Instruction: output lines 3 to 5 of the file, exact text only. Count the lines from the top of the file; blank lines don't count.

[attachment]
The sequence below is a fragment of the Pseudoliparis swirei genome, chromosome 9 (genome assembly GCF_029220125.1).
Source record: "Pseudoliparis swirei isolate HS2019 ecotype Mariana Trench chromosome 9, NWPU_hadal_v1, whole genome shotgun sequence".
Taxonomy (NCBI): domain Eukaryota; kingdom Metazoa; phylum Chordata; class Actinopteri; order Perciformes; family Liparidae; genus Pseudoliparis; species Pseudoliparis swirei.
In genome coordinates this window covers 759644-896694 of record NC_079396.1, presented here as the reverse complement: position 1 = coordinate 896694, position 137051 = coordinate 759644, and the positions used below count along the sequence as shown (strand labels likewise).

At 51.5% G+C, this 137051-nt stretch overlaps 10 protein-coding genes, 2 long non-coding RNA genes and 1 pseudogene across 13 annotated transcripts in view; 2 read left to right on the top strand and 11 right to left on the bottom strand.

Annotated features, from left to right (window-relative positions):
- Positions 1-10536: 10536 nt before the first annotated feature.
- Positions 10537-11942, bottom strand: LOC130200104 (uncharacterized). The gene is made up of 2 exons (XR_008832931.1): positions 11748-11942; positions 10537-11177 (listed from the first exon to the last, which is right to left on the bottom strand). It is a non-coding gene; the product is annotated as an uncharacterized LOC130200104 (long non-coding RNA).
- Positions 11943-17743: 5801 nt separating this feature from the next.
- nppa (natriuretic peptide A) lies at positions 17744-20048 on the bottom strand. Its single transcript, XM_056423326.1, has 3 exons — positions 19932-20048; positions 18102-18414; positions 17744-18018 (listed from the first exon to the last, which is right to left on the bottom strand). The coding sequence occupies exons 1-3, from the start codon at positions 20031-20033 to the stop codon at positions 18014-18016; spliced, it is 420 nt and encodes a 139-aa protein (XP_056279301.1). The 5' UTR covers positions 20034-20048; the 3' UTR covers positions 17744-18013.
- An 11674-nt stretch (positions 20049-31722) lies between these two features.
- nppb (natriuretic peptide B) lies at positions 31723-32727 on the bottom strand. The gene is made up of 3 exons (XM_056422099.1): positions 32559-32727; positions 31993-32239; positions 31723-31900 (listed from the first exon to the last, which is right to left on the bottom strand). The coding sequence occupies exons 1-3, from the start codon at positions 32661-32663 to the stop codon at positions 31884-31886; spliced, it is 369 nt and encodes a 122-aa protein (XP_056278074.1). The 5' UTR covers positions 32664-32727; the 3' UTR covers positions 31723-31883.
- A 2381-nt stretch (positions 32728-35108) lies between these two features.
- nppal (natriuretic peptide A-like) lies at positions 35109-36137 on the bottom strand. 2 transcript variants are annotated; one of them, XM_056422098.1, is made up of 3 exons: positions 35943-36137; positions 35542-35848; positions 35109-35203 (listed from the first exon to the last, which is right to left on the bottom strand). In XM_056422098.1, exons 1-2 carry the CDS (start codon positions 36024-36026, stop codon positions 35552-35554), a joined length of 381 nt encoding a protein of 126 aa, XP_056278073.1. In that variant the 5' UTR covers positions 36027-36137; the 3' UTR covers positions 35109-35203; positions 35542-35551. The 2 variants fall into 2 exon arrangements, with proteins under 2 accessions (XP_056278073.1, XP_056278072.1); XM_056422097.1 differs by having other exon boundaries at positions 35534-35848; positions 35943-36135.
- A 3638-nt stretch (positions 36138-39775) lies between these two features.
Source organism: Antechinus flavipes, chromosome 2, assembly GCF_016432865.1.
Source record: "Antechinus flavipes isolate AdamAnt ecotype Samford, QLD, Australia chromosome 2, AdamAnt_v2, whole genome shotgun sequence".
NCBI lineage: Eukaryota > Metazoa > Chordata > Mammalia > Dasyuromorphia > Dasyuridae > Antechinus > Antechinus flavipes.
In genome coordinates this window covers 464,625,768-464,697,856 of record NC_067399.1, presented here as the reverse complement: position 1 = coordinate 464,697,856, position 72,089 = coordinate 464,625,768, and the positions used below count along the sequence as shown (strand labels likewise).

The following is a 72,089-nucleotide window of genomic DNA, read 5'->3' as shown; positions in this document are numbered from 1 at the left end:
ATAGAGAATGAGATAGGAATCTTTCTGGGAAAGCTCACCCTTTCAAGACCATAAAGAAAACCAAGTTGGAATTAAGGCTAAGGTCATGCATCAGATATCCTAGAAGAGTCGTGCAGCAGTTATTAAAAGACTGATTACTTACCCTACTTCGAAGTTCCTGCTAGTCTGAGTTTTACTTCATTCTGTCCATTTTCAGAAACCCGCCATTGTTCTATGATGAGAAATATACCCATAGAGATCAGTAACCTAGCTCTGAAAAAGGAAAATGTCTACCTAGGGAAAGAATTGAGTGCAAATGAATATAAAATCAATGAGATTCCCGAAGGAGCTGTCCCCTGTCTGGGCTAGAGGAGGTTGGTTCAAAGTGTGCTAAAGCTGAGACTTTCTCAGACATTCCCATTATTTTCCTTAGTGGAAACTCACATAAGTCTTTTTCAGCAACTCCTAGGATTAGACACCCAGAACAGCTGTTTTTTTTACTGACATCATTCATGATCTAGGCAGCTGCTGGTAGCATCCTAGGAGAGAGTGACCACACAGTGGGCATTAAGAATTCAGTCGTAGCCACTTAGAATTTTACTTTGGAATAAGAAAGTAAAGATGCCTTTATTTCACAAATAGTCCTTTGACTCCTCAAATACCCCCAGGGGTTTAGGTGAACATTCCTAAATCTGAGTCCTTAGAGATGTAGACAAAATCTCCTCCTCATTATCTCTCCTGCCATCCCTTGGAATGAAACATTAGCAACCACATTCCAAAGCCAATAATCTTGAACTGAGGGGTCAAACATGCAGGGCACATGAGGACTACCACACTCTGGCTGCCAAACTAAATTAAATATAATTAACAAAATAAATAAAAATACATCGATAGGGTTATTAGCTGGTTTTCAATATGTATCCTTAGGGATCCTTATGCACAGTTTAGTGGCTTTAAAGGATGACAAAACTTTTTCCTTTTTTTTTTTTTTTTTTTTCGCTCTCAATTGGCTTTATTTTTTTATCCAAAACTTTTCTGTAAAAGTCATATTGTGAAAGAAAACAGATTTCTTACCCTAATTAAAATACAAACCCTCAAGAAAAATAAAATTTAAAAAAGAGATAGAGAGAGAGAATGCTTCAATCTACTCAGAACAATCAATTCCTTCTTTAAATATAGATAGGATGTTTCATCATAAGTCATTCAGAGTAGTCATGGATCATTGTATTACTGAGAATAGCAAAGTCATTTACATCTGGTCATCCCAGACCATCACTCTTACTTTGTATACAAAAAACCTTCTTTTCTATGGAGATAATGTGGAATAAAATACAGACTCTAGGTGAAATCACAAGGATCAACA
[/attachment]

Taxonomy (NCBI): domain Eukaryota; kingdom Metazoa; phylum Chordata; class Actinopteri; order Perciformes; family Liparidae; genus Pseudoliparis; species Pseudoliparis swirei.
In genome coordinates this window covers 759644-896694 of record NC_079396.1, presented here as the reverse complement: position 1 = coordinate 896694, position 137051 = coordinate 759644, and the positions used below count along the sequence as shown (strand labels likewise).

At 51.5% G+C, this 137051-nt stretch overlaps 10 protein-coding genes, 2 long non-coding RNA genes and 1 pseudogene across 13 annotated transcripts in view; 2 read left to right on the top strand and 11 right to left on the bottom strand.